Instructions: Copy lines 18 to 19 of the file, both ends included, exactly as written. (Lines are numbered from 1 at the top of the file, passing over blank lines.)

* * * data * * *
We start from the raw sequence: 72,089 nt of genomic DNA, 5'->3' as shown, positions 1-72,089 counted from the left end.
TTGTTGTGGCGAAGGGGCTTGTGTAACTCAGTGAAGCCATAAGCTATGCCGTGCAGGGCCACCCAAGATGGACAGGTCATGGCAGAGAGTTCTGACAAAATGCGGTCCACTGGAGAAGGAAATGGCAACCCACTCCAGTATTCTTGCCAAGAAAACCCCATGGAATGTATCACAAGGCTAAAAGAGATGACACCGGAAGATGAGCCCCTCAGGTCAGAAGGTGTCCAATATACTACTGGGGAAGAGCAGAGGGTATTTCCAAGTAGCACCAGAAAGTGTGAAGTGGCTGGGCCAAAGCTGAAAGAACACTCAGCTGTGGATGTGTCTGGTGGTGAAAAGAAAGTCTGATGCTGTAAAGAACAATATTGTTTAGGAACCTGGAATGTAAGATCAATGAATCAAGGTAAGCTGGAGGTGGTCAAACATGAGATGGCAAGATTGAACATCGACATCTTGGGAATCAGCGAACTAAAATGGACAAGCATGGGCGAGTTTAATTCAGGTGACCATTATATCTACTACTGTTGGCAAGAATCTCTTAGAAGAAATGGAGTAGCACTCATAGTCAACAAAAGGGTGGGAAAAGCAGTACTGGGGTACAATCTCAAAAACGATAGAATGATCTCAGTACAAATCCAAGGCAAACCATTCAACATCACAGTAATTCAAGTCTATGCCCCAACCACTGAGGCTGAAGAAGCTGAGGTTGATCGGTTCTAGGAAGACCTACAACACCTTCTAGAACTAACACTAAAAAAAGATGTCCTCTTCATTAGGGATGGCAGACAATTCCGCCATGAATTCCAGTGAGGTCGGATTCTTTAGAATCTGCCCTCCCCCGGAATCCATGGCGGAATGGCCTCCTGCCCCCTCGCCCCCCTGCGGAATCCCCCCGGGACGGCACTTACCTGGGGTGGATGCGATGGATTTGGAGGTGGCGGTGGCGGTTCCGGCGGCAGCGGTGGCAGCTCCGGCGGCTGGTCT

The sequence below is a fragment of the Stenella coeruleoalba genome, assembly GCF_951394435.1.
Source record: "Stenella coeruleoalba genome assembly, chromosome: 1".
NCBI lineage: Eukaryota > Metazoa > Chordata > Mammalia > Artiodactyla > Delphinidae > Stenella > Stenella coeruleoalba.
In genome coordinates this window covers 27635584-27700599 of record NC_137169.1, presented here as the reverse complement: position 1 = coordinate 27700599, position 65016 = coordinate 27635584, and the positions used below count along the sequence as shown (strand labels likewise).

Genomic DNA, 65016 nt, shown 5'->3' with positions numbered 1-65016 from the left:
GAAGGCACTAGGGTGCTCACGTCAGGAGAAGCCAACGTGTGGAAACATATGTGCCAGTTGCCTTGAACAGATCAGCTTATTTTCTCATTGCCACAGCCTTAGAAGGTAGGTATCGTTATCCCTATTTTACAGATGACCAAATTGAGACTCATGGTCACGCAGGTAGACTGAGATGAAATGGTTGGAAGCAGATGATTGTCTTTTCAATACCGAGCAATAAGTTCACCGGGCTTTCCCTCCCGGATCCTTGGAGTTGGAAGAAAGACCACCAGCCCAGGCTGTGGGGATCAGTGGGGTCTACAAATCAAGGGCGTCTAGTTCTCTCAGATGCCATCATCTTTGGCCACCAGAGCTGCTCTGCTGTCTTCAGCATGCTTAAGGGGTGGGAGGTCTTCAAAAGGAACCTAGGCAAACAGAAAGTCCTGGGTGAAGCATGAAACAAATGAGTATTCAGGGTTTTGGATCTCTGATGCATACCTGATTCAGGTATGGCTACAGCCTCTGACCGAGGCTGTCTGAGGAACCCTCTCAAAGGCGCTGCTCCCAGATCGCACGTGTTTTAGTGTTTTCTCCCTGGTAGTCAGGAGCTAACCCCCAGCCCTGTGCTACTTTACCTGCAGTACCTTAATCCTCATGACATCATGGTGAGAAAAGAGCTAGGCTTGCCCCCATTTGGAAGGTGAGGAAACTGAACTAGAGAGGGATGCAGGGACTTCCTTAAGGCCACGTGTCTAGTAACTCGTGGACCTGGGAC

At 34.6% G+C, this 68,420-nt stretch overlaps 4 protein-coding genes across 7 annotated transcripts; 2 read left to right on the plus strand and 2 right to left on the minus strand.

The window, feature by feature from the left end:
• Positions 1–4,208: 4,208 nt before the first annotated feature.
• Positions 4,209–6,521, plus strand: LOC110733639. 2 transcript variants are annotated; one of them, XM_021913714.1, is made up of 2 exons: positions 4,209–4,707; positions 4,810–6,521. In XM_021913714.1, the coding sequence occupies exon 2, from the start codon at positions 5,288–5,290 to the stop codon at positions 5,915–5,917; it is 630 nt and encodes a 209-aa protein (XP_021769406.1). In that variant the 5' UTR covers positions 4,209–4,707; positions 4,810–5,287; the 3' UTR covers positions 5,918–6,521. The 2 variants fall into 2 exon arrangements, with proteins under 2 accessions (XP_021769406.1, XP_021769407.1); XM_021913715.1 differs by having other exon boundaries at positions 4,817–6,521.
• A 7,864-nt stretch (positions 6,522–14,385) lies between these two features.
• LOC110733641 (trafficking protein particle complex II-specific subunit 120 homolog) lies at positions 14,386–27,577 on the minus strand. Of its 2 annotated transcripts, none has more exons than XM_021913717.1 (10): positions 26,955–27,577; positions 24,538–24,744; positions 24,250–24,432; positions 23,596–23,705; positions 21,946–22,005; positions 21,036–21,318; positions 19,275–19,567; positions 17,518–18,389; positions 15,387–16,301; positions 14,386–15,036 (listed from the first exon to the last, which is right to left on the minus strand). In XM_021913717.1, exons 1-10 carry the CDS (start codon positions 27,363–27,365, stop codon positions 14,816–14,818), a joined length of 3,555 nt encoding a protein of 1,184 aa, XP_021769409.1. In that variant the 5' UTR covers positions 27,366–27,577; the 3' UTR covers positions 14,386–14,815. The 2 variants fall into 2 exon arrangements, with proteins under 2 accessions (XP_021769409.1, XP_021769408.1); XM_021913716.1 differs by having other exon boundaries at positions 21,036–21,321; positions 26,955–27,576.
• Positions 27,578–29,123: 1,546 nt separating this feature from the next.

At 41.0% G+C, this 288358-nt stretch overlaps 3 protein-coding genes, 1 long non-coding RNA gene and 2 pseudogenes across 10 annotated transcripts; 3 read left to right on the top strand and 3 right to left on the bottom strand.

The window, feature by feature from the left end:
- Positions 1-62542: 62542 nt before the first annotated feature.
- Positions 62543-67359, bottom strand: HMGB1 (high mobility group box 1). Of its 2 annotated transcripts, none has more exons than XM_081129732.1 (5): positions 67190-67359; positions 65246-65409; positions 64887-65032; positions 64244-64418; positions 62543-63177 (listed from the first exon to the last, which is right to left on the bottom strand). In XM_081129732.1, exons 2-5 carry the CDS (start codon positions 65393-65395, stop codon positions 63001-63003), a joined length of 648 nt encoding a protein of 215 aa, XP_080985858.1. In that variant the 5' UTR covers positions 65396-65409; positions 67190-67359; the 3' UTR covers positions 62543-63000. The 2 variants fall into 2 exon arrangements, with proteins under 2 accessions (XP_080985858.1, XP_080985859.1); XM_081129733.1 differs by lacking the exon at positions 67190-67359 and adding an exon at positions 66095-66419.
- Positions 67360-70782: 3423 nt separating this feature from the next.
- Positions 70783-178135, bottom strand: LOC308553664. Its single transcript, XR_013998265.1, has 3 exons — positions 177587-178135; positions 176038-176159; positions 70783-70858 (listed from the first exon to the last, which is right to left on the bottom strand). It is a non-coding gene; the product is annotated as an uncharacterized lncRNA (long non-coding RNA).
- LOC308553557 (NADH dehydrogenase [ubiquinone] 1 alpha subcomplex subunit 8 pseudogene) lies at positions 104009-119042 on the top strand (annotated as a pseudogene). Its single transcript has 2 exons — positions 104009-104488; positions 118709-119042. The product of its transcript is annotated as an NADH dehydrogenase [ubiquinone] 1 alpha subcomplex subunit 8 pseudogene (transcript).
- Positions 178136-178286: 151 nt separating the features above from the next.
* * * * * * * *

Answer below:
- Positions 1-62542: 62542 nt before the first annotated feature.
- Positions 62543-67359, bottom strand: HMGB1 (high mobility group box 1). Of its 2 annotated transcripts, none has more exons than XM_081129732.1 (5): positions 67190-67359; positions 65246-65409; positions 64887-65032; positions 64244-64418; positions 62543-63177 (listed from the first exon to the last, which is right to left on the bottom strand). In XM_081129732.1, exons 2-5 carry the CDS (start codon positions 65393-65395, stop codon positions 63001-63003), a joined length of 648 nt encoding a protein of 215 aa, XP_080985858.1. In that variant the 5' UTR covers positions 65396-65409; positions 67190-67359; the 3' UTR covers positions 62543-63000. The 2 variants fall into 2 exon arrangements, with proteins under 2 accessions (XP_080985858.1, XP_080985859.1); XM_081129733.1 differs by lacking the exon at positions 67190-67359 and adding an exon at positions 66095-66419.